What do you miss most about the U.S.?
This is probably the number one question I get asked when I tell people I'm American. After the obvious, almost automatic 'family and friends' response, I always find it difficult to come up with an answer on the spot.
In French there is a word that doesn’t really have an English equivalent: dépaysement. It comes from the verb dépayser, which comes from the word for country, pays. So literally translated it means to be uncountried (let's pretend that's a word that exists). You might loosely translate as culture shock or the general feeling of disorientation that comes with finding yourself in another country. From food habits to everyday expressions, things are just different. It's more than that though. Once the initial culture shock wears off, you adapt and assimilate, sure. Maybe you even take those cultural differences and turn them into a list of the top 10 things you love and hate. But then what? Even if you love your new, adopted country, the homesickness never fully goes away.
So what do I miss most about the U.S.?
Lots of things: stores open on Sunday, snow days, binge watching bad T.V. with my sister (e.g. the Real Housewives, the Bachelor, etc.), Mexican food, road trips, family vacations in Florida, Costco, cross country skiing on Lake Minnetonka, and playing pond hockey on Thanksgiving.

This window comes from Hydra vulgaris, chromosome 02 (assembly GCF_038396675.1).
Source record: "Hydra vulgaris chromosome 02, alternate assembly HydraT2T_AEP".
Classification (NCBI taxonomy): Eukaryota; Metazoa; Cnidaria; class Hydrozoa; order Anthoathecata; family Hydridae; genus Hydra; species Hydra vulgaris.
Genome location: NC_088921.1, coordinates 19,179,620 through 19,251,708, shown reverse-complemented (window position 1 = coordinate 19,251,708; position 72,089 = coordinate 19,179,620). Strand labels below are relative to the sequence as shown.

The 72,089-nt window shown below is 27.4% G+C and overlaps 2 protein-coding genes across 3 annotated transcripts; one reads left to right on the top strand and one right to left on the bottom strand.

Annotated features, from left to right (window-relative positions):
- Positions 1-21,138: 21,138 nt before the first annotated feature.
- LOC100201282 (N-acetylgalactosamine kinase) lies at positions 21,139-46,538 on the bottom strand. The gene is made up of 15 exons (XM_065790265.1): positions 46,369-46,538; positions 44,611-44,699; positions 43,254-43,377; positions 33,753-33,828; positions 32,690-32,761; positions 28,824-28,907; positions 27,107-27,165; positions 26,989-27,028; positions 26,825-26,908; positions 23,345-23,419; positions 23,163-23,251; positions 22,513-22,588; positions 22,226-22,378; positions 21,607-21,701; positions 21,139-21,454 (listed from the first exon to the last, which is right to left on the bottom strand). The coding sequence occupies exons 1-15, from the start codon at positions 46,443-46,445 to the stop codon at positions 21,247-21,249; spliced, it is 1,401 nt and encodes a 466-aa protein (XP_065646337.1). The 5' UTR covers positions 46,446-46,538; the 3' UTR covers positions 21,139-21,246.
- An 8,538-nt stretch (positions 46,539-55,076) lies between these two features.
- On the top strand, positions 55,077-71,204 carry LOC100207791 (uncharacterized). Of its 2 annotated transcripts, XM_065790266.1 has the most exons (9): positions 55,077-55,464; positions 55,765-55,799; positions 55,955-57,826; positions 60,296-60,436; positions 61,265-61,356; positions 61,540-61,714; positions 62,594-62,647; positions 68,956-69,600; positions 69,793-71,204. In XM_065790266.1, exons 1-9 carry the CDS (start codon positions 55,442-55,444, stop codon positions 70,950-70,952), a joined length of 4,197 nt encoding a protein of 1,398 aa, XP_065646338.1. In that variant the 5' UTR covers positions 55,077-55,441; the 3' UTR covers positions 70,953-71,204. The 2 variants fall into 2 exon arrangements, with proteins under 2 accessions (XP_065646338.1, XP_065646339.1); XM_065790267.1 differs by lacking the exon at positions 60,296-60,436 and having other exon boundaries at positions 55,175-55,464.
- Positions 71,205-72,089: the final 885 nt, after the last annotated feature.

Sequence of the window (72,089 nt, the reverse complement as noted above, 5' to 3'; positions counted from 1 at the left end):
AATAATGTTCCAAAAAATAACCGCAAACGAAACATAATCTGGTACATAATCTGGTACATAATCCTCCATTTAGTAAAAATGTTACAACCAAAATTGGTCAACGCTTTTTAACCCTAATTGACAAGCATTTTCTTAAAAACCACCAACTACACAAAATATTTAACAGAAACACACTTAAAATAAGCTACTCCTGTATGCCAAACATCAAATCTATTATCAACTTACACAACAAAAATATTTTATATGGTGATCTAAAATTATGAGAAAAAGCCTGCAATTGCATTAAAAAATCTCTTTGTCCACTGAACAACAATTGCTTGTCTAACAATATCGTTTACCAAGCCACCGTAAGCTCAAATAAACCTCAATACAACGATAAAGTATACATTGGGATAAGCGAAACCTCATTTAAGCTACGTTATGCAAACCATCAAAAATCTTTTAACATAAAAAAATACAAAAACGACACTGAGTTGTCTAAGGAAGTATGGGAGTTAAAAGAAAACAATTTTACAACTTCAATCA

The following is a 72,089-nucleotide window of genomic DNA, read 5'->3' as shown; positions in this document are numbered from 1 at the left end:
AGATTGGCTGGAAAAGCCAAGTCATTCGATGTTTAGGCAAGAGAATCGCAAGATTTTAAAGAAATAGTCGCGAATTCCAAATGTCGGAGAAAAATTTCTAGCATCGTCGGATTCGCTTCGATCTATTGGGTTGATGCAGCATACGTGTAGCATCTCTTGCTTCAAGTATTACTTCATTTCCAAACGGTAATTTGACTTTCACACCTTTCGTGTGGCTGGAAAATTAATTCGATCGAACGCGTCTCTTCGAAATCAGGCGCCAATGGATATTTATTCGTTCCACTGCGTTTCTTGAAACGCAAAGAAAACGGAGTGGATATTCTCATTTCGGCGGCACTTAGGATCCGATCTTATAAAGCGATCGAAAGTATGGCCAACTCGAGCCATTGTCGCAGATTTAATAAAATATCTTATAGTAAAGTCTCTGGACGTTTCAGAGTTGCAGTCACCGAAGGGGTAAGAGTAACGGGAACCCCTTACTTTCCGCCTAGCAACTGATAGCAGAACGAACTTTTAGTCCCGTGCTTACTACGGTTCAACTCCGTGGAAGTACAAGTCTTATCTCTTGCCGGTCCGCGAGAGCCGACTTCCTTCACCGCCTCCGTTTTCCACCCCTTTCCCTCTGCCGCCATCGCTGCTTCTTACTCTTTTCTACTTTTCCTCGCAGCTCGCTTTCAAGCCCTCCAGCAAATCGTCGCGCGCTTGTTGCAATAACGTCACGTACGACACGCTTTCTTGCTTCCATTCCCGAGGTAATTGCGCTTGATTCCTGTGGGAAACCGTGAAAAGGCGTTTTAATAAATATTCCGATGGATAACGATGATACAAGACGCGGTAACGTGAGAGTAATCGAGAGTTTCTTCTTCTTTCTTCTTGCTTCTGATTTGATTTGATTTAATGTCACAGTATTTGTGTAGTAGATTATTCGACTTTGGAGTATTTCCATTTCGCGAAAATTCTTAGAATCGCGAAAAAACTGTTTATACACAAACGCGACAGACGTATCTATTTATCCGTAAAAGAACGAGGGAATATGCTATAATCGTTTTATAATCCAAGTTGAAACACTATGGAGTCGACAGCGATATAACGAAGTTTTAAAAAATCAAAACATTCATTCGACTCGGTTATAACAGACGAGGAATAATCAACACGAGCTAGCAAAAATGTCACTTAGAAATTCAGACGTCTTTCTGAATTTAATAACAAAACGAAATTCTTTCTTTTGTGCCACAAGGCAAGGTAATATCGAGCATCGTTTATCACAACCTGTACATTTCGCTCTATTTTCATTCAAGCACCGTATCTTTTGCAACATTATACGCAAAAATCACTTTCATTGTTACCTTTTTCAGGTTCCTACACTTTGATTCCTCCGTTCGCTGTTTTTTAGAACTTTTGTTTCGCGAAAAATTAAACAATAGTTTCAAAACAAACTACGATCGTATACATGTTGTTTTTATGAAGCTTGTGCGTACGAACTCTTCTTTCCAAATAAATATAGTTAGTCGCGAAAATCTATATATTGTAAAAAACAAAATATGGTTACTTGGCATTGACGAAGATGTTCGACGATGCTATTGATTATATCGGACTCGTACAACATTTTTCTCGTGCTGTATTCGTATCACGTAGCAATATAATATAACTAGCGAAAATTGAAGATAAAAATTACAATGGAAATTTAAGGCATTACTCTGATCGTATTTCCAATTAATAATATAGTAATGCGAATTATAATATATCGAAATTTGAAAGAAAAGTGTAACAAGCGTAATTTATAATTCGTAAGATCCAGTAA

And I miss Minnesota Summers.* Note the intentional capitalization of ‘summers.’ Because anyone from a state where winter lasts nine months out of the year understands that this short-lived season is a big deal.
*Minnesota Summers (n. pl.): glorious three months of warm, sunny weather during which locals spend as many waking hours as possible outdoors, preferably near one of the 10,000 lakes; see also: lazy lake days at my parents' home in Mound; long bike rides on the Dakota Trail; grilling out on the deck; burgers (see previous item); half-day Fridays; my mom's rhubarb torte, my Dad’s fried fish; cabin weekends; runs around Lake Calhoun; ice cream from Sebastian Joe’s; and Twins games.
There are lots of things I miss, but most of all I miss the people, mes proches. Being able to drive home in 30 minutes to see my parents is something I almost took for granted until I couldn’t do it anymore.
Still, since I moved to France, there have been moments where I realize that some things stay the same, no matter which country you're living in.
Last fall, I spent the weekend with a friend and her family. What surprised me was how nice it was to be home even if it wasn't my home. To spend a weekend en famille with plenty of good food, conversation and laughs. What surprised me even more was how I felt leaving on Sunday evening. It reminded me of going home for the weekend in Minnesota. I left with leftovers, and a little pit in my stomach, sad to say goodbye.
So even if I'm 4000 miles from home, it's comforting to know that some things aren't so different after all. That and the fact that I'm going home for a visit at the end of August. Let the countdown to lake days begin!